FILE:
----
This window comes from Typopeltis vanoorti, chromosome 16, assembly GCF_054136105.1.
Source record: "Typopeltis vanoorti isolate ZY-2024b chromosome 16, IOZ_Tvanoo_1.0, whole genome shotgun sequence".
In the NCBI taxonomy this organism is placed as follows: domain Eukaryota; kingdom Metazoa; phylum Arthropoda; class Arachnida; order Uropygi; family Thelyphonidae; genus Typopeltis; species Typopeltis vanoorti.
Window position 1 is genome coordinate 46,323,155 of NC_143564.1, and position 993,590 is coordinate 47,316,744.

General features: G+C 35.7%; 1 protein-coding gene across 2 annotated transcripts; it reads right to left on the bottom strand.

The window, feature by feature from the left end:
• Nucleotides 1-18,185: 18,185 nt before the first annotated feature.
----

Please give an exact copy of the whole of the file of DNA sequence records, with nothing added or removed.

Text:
This window comes from Typopeltis vanoorti, chromosome 16, assembly GCF_054136105.1.
Source record: "Typopeltis vanoorti isolate ZY-2024b chromosome 16, IOZ_Tvanoo_1.0, whole genome shotgun sequence".
In the NCBI taxonomy this organism is placed as follows: domain Eukaryota; kingdom Metazoa; phylum Arthropoda; class Arachnida; order Uropygi; family Thelyphonidae; genus Typopeltis; species Typopeltis vanoorti.
Window position 1 is genome coordinate 46,323,155 of NC_143564.1, and position 993,590 is coordinate 47,316,744.

General features: G+C 35.7%; 1 protein-coding gene across 2 annotated transcripts; it reads right to left on the bottom strand.

The window, feature by feature from the left end:
• Nucleotides 1-18,185: 18,185 nt before the first annotated feature.